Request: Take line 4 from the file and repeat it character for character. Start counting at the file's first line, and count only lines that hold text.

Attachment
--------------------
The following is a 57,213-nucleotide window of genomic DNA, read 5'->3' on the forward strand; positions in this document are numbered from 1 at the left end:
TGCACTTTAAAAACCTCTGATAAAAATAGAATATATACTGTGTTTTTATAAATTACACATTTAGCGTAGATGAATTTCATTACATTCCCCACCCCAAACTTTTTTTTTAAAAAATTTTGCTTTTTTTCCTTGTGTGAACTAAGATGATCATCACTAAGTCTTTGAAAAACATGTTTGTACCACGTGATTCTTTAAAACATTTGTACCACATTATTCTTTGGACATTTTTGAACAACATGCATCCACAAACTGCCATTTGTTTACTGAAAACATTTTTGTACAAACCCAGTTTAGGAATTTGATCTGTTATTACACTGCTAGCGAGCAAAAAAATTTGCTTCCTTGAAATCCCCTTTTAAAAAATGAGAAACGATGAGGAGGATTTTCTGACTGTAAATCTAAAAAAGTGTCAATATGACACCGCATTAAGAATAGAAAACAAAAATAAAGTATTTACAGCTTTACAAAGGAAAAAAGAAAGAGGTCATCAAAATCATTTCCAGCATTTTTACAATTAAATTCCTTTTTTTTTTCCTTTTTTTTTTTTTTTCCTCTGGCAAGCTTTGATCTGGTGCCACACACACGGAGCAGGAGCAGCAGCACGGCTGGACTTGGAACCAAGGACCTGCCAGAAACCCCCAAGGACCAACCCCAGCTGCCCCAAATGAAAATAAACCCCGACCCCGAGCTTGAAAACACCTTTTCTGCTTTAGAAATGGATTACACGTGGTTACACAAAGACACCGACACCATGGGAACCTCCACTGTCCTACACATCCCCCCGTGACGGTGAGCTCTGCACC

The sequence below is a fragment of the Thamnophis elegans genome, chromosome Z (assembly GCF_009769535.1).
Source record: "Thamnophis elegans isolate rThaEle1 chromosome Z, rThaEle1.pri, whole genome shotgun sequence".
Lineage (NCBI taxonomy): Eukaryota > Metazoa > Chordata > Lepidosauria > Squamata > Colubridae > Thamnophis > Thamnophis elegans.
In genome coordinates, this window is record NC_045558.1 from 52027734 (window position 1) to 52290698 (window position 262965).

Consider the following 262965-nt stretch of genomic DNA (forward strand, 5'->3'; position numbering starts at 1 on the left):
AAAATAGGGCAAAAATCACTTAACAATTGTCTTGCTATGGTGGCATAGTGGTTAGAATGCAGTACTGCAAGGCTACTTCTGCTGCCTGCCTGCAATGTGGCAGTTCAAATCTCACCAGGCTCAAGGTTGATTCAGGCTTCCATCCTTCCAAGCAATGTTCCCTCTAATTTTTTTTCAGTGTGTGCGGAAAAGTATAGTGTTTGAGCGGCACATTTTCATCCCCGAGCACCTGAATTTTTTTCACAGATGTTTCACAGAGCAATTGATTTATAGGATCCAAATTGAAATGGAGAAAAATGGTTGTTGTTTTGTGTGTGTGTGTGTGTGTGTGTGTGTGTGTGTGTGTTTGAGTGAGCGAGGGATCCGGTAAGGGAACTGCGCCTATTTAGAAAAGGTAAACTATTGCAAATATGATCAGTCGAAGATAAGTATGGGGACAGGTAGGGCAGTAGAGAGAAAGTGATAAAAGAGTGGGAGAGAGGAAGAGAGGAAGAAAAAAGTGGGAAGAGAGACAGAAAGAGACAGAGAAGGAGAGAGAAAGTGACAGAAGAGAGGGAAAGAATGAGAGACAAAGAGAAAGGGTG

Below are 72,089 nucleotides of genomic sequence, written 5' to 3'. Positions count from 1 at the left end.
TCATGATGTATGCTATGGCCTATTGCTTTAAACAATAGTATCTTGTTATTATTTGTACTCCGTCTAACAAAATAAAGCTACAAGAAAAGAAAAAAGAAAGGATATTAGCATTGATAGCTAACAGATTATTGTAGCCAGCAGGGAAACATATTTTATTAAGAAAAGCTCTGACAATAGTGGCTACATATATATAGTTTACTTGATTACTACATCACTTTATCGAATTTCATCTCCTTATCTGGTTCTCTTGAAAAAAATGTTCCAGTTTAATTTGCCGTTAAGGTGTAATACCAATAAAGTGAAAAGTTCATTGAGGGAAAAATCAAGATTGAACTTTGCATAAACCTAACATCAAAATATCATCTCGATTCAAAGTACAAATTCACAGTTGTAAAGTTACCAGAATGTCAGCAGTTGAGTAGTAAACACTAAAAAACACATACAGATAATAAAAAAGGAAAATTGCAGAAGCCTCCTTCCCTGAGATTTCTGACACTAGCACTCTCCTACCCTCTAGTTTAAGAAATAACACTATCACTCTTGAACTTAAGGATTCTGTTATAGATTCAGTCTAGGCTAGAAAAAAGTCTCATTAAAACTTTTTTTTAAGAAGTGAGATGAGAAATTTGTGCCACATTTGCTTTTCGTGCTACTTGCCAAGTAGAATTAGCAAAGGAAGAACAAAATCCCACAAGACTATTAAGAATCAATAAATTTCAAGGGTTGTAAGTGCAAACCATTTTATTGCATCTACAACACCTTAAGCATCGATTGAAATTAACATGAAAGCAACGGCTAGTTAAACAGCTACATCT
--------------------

Source record: "Thamnophis elegans isolate rThaEle1 chromosome Z, rThaEle1.pri, whole genome shotgun sequence".